LONDON -- The FTSE 350 is the aggregate index of the FTSE 100 and FTSE 250. This collection of the U.K.'s 350 largest listed companies contains a broad collection of investment opportunities.
The FTSE 100 is the home of older, established blue chips. In the FTSE 250, you will find some newer, fast-growing companies. The mid-cap index is also home to some former FTSE 100 stars. FTSE 250 companies are less well researched than their blue-chip counterparts. For this reason, an investor is more likely to find a pricing anomaly among the 250 than the top 100.
I trawled the FTSE 350 to find the 15 shares with the highest historical yield. Remember that a company's dividend is not fixed; a dividend can always be cut (or increased) at a later date.
Price (in pence)
Yield (historic, %)
Market cap (in millions of pounds)
|Cable & Wireless Communications||36||13.8||9.3||910|
|UK Commercial Property Trust||66||7.9||N/A*||793|
Data from Stockopedia. *No forecast available.
Four of these looked particularly interesting.
1. Man Group
Man Group is a provider of hedge funds. In recent years, the company has suffered a dramatic fall from grace. Five years ago, shares in Man Group traded at 653 pence. Today, they can be bought for around just 86 pence.
Man Group stands out for its huge dividend yield. Based on last year's payout, Man shares come with a 12% yield. The problem is that this dividend was not covered by earnings. This means that unless profits improve, the dividend cannot be sustained.
Furthermore, the huge dividend yield suggests that few investors believe that the payout will survive. As the old adage goes: "If something looks too good to be true, then it probably is." Value and contrarian investors are often willing to overrule the consensus. However, in this case, I think that the investment community's reluctance to back the company is telling. Man operates in and around professional investors. I have my own adage: "the City knows its own."
Like Man, ICAP is a City company. ICAP operates in a somewhat obscure financial niche as an inter-dealer broker. The company helps buyers and sellers of financial contracts execute transactions by acting as a middleman. Financial institutions need a go-between like ICAP. Without an inter-dealer broker, it would be more difficult to trade at an attractive price.
The company has been an enormous success. Formed from the merger of two firms in 1999, ICAP grew to be a FTSE 100 company. Although recent price movements have seen the company drop down to the FTSE 250, there are no signs that ICAP is in any serious decline.
In fact, for the next two years, ICAP is expected to continue its growth. ICAP is forecast to grow both its earnings and dividend for 2013 and 2014. Consensus is for earnings per share to hit 38.5 pence for 2014 and the dividend to reach 23 pence. On today's prices, this equates to a price-to-earnings ratio of 8.6 and yield of 6.9%.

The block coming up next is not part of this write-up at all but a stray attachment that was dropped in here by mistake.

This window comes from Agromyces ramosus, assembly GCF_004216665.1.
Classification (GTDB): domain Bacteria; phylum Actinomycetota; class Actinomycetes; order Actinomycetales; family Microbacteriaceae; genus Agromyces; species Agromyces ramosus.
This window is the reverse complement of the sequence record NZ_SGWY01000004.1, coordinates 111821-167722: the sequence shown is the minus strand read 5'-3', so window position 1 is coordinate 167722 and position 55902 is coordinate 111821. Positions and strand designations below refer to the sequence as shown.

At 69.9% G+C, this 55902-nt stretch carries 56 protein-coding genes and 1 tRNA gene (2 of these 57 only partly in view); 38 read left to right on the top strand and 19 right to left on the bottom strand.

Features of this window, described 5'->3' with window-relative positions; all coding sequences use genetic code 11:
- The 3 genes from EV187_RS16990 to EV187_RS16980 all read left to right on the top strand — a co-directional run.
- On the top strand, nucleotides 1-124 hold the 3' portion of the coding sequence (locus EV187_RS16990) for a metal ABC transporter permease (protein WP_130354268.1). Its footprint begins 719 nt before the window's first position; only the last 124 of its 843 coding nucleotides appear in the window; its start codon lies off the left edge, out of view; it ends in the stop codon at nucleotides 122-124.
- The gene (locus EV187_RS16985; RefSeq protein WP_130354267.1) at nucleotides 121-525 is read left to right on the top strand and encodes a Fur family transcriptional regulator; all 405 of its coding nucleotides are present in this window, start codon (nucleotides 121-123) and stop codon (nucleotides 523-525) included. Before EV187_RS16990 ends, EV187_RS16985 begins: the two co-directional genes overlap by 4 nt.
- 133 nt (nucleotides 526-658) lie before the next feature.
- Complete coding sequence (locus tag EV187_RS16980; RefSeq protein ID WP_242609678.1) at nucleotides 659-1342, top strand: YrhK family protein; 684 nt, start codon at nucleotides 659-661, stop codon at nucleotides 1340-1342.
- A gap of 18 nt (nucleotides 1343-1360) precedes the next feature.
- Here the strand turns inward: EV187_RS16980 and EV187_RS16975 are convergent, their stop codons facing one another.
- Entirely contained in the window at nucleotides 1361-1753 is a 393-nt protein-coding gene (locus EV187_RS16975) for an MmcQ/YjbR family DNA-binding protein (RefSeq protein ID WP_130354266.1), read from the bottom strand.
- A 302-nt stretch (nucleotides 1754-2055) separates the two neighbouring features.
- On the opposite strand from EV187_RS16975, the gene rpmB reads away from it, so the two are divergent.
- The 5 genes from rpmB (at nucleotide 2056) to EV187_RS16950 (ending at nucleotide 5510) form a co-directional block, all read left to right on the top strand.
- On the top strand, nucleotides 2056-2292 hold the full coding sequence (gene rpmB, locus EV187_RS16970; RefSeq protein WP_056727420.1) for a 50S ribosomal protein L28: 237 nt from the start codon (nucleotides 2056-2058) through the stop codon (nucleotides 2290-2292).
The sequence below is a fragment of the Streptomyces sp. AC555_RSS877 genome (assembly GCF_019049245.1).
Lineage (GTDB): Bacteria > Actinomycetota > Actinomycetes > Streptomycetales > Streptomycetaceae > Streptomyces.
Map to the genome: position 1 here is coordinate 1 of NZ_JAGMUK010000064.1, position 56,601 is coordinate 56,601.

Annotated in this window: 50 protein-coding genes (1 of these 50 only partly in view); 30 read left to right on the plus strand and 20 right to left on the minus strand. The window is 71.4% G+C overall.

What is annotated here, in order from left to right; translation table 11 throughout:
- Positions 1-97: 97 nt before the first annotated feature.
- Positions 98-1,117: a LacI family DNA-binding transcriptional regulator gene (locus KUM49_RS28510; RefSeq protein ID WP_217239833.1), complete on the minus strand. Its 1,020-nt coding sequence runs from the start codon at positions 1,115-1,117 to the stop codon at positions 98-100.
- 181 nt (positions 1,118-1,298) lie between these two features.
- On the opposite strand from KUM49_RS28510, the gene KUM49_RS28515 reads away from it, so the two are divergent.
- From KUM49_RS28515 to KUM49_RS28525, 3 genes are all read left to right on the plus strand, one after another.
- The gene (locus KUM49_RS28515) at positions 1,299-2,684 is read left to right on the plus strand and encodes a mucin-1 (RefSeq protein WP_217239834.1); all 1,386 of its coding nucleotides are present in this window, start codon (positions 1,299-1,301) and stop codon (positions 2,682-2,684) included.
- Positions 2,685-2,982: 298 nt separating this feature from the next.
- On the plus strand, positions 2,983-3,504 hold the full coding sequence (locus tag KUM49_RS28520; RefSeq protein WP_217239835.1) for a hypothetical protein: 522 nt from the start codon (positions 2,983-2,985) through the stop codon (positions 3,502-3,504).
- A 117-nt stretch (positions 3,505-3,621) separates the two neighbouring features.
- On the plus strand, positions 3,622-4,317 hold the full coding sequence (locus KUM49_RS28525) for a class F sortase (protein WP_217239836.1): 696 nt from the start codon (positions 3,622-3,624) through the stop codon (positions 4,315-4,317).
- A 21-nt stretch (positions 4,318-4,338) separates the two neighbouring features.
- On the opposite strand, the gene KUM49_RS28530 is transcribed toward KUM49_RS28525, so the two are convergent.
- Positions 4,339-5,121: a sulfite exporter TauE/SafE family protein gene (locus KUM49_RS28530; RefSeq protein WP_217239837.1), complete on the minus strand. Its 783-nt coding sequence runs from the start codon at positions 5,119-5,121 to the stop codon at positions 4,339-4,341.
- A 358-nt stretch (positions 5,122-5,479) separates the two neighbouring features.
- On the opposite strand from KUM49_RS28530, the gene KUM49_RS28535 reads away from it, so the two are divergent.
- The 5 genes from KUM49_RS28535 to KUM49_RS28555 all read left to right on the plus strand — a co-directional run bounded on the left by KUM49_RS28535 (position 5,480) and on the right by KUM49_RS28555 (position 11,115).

3. RSA Insurance
Insurer RSA is a company that I have been looking at ahead of the IPO of its competitor, Direct Line. With a market capitalization of 4 billion pounds, RSA is much larger than its newcomer rival.
With a heritage stretching back 300 years, RSA today employs 23,000 people and serves 17 million customers.
In the U.K., RSA operates More Th>n; a leading car, pet, travel and home insurance brand. RSA uses the cash flow from its insurance operations to pay a large shareholder dividend. This dividend has been increasing since 2006 and another two years of growth are forecast.
Unlike some of the other companies in this list, RSA has long been a high-yielding company. The shares have not traded higher than 120 pence in the last year. It is not since 2009 that RSA was consistently priced north of 140 pence.
Investors must decide if the sector is about to enter a period of decline. If not, then the likes of RSA are a great income opportunity.
4. Phoenix Group
Phoenix Group came to the market in 2010. Phoenix is a different type of life insurance company. Instead of writing new policies, it takes on old business that is now in 'run-off'.
This is primarily a risk management business. Phoenix needs to understand the obligations it is taking on and price them accordingly. Provided that it does this well, very reliable cash flows can be produced.
Phoenix has been using that cash flow to pay a chunky dividend. The company is on-course to repeat 2011's payout of 42 pence per share.
Phoenix recently announced its first-half results. The company expects to generate between 600 million and 700 million pounds of cash in the year, up 100 million pounds on its previous target. Phoenix's debt position meant that gearing was reduced to 46%. Phoenix is targeting gearing of 43% by the end of the year. A trading statement is expected at the end of October.
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David O'Hara does not own shares in any of the above companies. The Motley Fool owns shares in Halfords. The Motley Fool has a disclosure policy.
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